Since the commercial benefits even to Chinese shipping of a Kra canal would be marginal-to non-existent the only reason why the PRC would want to bear the cost of building it would be for the geostrategic-military advantages that would accrue.

The Thai government should deny approval for the construction of this project that would firmly place their country in China's pocket.
True. But I have this funny feeling that Thailand - like the Philippines - may prefer China to the US... At least the Chinese are polite while they screw you...

neverfail
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Re: 'Rah, rah rah!' for the Isthmus of Kra.

Post by neverfail » Fri Nov 09, 2018 4:24 pm

Sertorio wrote:
Fri Nov 09, 2018 3:59 pm


True. But I have this funny feeling that Thailand - like the Philippines - may prefer China to the US... At least the Chinese are polite while they screw you...
Thanks sertorio.

My wife originates from the Philippines and I mix readily with members of the immigrant Filipino community down here - which it quite a large one. Let me reassure you that back in their home country (as here) there is still a lot of goodwill towards the United States (not all of it in my opinion well deserved) and that Filipinos almost to a man and women do not want their country to have to live in China's shadow. It is just that the Philippines is currently headed by a president who, for transitory political reasons, sees fit to tilt the country towards the PRC.

In one way he is right to do so. Apart from the fact that for many years past Philippines government have not bothered to cultivate mutually beneficial ties with the PRC (in effect ignoring the elephant in its own living room); the USA has, I feel, taken the Philippines far too much for granted. It would probably now do both countries the world of good to have to competitively bid for Filipino loyalty.

There is not a single country in south east Asia that wants to live under China's thumb. Yes, the USA can be rough and rude in dealing with foreign countries that are not Anglo but from the perspective of south east Asians the USA is the great power located safely far away whereas the PRC is the great power located right on their front doorstep. Do you now see the logic of inviting US support to counter and diminish growing PRC influence over their region?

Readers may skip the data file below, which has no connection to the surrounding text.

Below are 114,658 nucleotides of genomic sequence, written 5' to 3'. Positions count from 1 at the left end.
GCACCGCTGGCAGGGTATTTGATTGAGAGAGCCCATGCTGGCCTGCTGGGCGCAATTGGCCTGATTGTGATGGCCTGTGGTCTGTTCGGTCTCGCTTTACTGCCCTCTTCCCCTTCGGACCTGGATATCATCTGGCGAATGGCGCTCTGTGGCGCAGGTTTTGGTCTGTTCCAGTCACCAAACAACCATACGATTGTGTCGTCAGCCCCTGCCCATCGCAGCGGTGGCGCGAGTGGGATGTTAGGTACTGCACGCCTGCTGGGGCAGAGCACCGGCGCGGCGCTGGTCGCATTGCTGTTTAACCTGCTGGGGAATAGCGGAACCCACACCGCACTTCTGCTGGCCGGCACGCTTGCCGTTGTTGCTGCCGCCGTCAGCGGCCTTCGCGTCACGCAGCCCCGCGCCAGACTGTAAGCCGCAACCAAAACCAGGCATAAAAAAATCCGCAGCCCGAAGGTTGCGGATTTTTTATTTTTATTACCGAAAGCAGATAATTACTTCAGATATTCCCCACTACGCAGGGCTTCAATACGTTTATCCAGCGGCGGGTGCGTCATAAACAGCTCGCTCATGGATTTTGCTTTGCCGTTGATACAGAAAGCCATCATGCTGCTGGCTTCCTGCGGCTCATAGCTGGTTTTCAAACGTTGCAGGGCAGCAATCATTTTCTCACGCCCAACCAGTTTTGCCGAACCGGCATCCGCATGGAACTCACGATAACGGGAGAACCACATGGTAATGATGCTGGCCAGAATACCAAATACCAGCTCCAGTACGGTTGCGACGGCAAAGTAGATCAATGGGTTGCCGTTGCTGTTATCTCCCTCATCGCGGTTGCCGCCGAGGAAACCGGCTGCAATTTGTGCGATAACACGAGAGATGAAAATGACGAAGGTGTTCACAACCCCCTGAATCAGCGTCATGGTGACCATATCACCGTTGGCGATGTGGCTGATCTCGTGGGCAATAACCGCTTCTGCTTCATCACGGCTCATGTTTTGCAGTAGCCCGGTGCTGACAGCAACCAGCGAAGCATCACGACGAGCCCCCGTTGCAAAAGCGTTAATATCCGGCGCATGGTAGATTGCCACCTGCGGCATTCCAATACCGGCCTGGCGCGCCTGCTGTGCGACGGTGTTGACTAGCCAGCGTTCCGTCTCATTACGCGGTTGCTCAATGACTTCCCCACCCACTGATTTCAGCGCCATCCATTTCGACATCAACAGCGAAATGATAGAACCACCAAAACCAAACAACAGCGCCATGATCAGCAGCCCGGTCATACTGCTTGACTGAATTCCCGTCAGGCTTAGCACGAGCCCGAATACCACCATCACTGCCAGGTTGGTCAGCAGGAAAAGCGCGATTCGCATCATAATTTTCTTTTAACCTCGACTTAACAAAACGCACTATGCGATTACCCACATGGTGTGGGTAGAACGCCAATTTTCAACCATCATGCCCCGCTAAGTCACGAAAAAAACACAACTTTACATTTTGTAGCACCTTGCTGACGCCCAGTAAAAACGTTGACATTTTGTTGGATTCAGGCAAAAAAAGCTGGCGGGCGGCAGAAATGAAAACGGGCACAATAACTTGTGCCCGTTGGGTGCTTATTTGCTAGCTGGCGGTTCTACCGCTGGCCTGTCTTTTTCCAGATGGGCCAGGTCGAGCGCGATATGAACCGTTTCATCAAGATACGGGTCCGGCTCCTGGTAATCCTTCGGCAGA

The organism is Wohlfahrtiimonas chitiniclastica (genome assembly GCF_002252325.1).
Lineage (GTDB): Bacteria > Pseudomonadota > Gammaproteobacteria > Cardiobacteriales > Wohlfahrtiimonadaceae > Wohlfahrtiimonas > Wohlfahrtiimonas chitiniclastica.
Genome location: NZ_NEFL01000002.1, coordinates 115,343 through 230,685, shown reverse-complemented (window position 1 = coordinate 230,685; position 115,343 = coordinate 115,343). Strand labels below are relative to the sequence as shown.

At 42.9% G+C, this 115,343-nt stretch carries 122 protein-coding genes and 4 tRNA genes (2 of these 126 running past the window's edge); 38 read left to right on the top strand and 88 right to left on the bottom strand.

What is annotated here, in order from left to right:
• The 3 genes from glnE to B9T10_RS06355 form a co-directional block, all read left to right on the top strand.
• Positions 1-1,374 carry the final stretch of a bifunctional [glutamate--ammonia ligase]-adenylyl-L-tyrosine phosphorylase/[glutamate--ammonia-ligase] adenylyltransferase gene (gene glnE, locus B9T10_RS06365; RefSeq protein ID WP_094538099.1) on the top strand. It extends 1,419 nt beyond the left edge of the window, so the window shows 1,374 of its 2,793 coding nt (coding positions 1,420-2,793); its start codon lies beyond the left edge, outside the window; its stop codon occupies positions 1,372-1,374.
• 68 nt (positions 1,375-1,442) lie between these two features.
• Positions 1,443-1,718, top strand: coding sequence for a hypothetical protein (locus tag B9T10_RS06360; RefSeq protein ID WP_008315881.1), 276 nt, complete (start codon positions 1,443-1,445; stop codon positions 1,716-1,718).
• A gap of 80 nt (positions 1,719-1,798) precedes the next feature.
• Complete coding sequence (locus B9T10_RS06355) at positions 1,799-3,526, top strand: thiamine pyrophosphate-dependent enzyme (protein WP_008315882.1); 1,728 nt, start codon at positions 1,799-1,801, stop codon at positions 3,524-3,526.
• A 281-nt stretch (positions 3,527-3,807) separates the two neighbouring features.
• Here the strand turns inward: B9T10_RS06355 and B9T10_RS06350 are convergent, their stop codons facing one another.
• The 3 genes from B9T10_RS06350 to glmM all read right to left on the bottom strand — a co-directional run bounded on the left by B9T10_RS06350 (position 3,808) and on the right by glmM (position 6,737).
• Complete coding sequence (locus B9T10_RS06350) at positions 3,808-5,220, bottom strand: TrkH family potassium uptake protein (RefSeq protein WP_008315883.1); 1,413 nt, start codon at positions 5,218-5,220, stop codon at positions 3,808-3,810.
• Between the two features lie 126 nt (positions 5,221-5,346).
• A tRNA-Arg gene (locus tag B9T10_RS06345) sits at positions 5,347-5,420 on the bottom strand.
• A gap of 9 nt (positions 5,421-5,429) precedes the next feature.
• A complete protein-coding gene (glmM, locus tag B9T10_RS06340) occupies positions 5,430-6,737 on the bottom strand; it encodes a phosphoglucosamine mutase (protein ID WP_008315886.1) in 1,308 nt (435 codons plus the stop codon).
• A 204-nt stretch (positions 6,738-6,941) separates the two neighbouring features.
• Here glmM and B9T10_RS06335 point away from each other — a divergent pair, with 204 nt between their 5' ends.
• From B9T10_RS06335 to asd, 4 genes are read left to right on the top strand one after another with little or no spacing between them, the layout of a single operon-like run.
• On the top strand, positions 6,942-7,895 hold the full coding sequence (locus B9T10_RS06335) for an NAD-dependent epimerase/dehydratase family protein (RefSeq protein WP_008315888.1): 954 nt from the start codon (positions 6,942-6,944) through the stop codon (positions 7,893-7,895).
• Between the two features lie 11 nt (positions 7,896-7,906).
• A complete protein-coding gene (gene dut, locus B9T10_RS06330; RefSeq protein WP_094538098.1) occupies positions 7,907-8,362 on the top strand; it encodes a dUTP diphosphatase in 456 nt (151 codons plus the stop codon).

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Re: The Kra Canal

Post by SteveFoerster » Fri Nov 09, 2018 7:25 pm

Sertorio wrote:
Fri Nov 09, 2018 10:18 am
SteveFoerster wrote:
Fri Nov 09, 2018 9:39 am
Wake me when it actually happens.
You would have said the same of the Great Wall... Or the Pyramids... :D
Or the Nicaragua canal, or the superconducting supercollider....

Look, I'm not saying it's impossible, just that no one should bet the rent on proposals to build a 150 Km long canal that would be more of a convenience than a necessity.
Writer, technologist, educator, gadfly.
President of New World University: http://newworld.ac

neverfail
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Re: The Kra Canal

Post by neverfail » Sat Nov 10, 2018 2:06 pm

SteveFoerster wrote:
Fri Nov 09, 2018 7:25 pm
Sertorio wrote:
Fri Nov 09, 2018 10:18 am
SteveFoerster wrote:
Fri Nov 09, 2018 9:39 am
Wake me when it actually happens.
You would have said the same of the Great Wall... Or the Pyramids... :D
Or the Nicaragua canal, or the superconducting supercollider....

Look, I'm not saying it's impossible, just that no one should bet the rent on proposals to build a 150 Km long canal that would be more of a convenience than a necessity.
Well put, Steve.

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cassowary
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Re: 'Rah, rah rah!' for the Isthmus of Kra.

Post by cassowary » Sun Nov 11, 2018 12:01 am

Sertorio wrote:
Fri Nov 09, 2018 3:59 pm

True. But I have this funny feeling that Thailand - like the Philippines - may prefer China to the US... At least the Chinese are polite while they screw you...
Sertorio,

Nobody in SE Asia prefers the Chinese to the US and that includes Chinese dominated Singapore.

It is only leftists or Socialists like yourself that does not like the US and prefer the enemies of the US no matter how odious.